Automating tasks is not only the domain of system administrators. We use computers for a lot of dull and boring processes. This enhances productivity and enables us to focus on problem solving. That’s good news. The bad news is that your adversaries can do this, too. While there are still more than enough hand-crafted attacks Out There™, there are classes of exploits that follow a certain pattern. So if you want to find out how this auto0wning works, you should listen to the presentation by Andreas Follner.
Gone are the days of simple stack smashing and code injection (thanks, DEP / W^X!), says Andreas Follner. Today, return-oriented programming (ROP) is the foundation of exploitation. Most ROP exploits are created as follows: you use a tool to dump all gadgets in a binary to the disk, grep specific gadgets like “pop rcx ; ret”, repeat till you have all the gadgets you need, and chain them together so they do what you want. Why aren’t we automating this process?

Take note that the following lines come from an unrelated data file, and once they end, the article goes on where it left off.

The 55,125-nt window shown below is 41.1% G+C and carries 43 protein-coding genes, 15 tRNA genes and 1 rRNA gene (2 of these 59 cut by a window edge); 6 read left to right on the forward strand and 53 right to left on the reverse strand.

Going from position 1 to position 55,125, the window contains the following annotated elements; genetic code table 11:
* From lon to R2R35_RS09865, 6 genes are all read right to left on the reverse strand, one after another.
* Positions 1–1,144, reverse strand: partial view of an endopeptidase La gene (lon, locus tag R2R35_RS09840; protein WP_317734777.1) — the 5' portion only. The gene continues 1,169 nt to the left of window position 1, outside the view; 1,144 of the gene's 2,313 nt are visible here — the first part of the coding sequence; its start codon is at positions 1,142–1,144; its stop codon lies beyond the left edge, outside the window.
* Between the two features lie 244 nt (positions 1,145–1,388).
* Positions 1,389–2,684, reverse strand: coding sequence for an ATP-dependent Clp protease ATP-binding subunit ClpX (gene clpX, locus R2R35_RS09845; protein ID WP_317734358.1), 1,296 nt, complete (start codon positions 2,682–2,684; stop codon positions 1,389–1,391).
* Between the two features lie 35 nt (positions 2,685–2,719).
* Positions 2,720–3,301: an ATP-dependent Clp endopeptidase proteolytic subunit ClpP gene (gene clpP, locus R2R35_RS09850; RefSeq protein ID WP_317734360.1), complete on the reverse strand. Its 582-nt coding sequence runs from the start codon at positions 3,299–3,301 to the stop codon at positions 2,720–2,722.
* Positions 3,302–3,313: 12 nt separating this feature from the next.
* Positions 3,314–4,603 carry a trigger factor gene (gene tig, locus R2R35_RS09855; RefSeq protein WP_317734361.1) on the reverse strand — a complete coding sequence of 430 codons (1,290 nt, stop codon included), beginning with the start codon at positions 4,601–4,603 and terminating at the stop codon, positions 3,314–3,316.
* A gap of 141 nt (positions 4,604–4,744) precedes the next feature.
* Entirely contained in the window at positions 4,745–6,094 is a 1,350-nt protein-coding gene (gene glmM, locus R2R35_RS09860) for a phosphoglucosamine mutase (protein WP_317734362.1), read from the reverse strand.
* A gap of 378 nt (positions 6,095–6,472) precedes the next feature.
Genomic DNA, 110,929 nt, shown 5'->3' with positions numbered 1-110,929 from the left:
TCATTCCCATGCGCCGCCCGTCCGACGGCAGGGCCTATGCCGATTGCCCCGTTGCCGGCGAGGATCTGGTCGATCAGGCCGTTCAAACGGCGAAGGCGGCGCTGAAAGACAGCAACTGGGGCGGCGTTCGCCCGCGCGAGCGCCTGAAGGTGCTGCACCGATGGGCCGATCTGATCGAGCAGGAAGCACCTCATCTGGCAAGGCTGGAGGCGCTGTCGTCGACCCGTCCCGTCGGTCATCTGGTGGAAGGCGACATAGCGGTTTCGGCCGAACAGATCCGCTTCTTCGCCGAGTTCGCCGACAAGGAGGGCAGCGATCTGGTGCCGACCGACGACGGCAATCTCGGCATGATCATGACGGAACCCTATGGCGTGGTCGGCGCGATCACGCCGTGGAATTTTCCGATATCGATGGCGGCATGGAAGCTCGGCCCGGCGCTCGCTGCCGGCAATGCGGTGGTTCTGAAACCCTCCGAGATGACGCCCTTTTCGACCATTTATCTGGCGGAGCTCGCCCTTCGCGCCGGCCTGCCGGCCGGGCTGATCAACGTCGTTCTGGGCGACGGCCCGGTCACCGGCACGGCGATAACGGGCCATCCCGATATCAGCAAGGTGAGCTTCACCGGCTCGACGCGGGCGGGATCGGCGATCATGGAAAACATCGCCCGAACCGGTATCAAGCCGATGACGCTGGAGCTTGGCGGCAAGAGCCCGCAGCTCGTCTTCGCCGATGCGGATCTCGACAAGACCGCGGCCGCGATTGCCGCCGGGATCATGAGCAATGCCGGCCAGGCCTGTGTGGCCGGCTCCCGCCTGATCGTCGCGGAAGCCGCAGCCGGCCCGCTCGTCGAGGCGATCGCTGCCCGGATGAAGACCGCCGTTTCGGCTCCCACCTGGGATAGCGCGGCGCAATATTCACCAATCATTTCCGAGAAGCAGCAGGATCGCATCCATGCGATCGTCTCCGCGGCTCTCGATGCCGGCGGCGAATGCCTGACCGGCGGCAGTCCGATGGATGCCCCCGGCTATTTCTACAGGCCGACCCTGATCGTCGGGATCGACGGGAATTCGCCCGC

This talk will go over the basics or ROP, discuss which parts of ROP exploit development can be automated (and which give us headaches), and introduce several tools that can assist exploit development, including our own. Lastly, Andreas will also discuss current advances in mitigations and attacks from an academic point of view.
If you run code, regardless of what kind, then you should attend this talk.
Andreas Follner received his Master’s degree in IT security from the University of Applied Sciences Technikum Wien in 2012. He is currently working towards his PhD at TU Darmstadt (Germany), where his key research interests are exploitation, exploit mitigation, and binary analysis. As the main author of three peer-reviewed publications, he likes research that is not purely academic and has a practical impact.